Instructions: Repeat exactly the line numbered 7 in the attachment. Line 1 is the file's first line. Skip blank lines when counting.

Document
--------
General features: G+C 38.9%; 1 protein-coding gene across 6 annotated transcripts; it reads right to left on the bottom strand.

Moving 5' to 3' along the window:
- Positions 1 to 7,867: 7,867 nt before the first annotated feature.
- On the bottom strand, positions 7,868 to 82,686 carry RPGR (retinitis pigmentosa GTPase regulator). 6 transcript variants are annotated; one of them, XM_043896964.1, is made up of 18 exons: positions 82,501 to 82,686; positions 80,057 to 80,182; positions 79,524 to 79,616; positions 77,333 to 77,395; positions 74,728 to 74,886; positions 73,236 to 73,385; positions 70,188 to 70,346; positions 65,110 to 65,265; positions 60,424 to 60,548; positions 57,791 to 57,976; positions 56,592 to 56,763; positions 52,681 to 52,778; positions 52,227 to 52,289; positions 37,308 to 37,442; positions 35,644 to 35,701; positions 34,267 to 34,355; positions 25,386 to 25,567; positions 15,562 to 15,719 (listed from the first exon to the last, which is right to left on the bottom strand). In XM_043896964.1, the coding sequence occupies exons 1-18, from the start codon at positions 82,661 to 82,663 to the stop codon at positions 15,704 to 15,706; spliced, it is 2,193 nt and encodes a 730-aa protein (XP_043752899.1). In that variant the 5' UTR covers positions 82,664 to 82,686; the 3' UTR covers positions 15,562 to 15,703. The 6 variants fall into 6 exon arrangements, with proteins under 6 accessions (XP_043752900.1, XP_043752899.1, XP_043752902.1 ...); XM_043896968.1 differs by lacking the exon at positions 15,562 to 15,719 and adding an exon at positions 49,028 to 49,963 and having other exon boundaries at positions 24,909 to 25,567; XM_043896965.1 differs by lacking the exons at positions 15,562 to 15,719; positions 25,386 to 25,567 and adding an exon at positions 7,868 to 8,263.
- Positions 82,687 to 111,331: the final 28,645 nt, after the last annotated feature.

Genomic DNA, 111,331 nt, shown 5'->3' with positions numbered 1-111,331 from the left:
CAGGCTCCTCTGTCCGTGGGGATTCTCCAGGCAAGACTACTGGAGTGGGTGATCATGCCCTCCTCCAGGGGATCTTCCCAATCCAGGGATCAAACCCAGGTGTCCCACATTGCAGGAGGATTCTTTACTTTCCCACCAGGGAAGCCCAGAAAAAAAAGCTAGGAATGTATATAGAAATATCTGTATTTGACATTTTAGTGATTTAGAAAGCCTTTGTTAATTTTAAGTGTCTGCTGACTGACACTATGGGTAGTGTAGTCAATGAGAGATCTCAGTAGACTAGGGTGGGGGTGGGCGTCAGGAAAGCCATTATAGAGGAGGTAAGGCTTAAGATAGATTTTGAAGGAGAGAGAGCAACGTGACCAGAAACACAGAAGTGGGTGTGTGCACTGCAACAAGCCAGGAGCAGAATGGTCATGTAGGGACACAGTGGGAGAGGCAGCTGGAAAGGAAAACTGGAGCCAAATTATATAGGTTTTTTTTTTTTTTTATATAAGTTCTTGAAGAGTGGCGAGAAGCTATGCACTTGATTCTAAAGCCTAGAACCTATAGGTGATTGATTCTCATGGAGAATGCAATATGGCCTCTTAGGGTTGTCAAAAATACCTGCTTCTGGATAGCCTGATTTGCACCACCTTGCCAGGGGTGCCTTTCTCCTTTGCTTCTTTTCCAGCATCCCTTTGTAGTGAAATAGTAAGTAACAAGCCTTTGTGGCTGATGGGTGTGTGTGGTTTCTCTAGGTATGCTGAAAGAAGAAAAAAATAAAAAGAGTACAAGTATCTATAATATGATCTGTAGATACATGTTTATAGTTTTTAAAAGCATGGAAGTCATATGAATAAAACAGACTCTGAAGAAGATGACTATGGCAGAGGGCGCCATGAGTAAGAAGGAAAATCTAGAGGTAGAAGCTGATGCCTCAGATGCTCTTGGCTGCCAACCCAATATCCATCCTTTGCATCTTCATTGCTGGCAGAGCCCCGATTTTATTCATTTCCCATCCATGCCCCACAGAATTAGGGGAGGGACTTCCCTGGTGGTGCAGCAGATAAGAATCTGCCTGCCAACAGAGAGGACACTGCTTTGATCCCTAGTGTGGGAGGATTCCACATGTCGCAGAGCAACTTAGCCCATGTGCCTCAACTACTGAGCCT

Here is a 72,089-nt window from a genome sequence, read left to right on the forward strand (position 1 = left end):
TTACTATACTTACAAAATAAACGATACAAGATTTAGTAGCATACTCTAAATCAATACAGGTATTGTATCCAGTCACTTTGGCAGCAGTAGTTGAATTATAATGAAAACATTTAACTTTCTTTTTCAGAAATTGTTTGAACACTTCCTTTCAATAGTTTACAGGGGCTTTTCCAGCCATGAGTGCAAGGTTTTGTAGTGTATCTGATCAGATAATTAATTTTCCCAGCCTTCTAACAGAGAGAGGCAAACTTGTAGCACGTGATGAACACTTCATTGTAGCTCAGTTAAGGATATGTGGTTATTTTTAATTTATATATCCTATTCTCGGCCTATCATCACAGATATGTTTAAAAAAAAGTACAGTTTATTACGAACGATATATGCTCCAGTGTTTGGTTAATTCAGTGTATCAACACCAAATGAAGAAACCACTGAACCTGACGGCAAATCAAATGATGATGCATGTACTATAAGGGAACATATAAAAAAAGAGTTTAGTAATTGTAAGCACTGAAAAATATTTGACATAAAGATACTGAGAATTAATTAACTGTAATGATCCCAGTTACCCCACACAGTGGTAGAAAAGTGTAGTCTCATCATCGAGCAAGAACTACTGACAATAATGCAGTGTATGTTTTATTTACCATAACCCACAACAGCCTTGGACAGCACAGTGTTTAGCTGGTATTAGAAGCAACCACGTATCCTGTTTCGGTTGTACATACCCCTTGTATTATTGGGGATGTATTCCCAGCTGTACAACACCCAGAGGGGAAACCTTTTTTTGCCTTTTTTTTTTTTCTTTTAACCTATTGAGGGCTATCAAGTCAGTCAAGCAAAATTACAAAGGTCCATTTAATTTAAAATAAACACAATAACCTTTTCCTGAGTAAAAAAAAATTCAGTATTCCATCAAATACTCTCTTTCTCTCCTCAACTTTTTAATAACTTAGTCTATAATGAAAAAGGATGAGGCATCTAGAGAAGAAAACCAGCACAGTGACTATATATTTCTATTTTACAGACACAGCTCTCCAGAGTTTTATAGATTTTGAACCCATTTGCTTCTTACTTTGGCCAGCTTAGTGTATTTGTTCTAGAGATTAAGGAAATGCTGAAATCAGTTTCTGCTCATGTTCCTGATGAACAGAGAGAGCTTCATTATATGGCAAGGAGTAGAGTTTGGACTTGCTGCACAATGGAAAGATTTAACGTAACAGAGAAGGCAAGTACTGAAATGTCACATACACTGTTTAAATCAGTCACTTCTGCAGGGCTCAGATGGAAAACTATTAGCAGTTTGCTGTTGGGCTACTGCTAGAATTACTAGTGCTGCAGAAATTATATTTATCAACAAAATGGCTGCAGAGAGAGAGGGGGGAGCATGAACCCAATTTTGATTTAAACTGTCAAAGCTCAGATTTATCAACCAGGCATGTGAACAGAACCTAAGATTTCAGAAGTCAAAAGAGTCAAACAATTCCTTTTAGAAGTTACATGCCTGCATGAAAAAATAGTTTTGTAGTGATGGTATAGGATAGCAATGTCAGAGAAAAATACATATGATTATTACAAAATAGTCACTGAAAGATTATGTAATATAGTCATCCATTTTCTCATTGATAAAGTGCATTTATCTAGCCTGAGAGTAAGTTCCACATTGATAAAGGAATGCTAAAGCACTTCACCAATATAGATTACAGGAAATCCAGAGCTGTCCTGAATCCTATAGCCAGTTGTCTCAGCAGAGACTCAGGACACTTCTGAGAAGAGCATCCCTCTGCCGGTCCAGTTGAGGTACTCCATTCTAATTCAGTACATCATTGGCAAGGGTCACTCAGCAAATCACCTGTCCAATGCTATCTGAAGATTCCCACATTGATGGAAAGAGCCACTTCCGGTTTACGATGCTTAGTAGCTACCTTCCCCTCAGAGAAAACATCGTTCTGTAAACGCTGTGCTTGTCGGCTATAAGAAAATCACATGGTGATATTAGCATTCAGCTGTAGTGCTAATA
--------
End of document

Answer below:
CAGGCTCCTCTGTCCGTGGGGATTCTCCAGGCAAGACTACTGGAGTGGGTGATCATGCCCTCCTCCAGGGGATCTTCCCAATCCAGGGATCAAACCCAGGTGTCCCACATTGCAGGAGGATTCTTTACTTTCCCACCAGGGAAGCCCAGAAAAAAAAGCTAGGAATGTATATAGAAATATCTGTATTTGACATTTTAGTGATTTAGAAAGCCTTTGTTAATTTTAAGTGTCTGCTGACTGACACTATGGGTAGTGTAGTCAATGAGAGATCTCAGTAGACTAGGGTGGGGGTGGGCGTCAGGAAAGCCATTATAGAGGAGGTAAGGCTTAAGATAGATTTTGAAGGAGAGAGAGCAACGTGACCAGAAACACAGAAGTGGGTGTGTGCACTGCAACAAGCCAGGAGCAGAATGGTCATGTAGGGACACAGTGGGAGAGGCAGCTGGAAAGGAAAACTGGAGCCAAATTATATAGGTTTTTTTTTTTTTTTATATAAGTTCTTGAAGAGTGGCGAGAAGCTATGCACTTGATTCTAAAGCCTAGAACCTATAGGTGATTGATTCTCATGGAGAATGCAATATGGCCTCTTAGGGTTGTCAAAAATACCTGCTTCTGGATAGCCTGATTTGCACCACCTTGCCAGGGGTGCCTTTCTCCTTTGCTTCTTTTCCAGCATCCCTTTGTAGTGAAATAGTAAGTAACAAGCCTTTGTGGCTGATGGGTGTGTGTGGTTTCTCTAGGTATGCTGAAAGAAGAAAAAAATAAAAAGAGTACAAGTATCTATAATATGATCTGTAGATACATGTTTATAGTTTTTAAAAGCATGGAAGTCATATGAATAAAACAGACTCTGAAGAAGATGACTATGGCAGAGGGCGCCATGAGTAAGAAGGAAAATCTAGAGGTAGAAGCTGATGCCTCAGATGCTCTTGGCTGCCAACCCAATATCCATCCTTTGCATCTTCATTGCTGGCAGAGCCCCGATTTTATTCATTTCCCATCCATGCCCCACAGAATTAGGGGAGGGACTTCCCTGGTGGTGCAGCAGATAAGAATCTGCCTGCCAACAGAGAGGACACTGCTTTGATCCCTAGTGTGGGAGGATTCCACATGTCGCAGAGCAACTTAGCCCATGTGCCTCAACTACTGAGCCT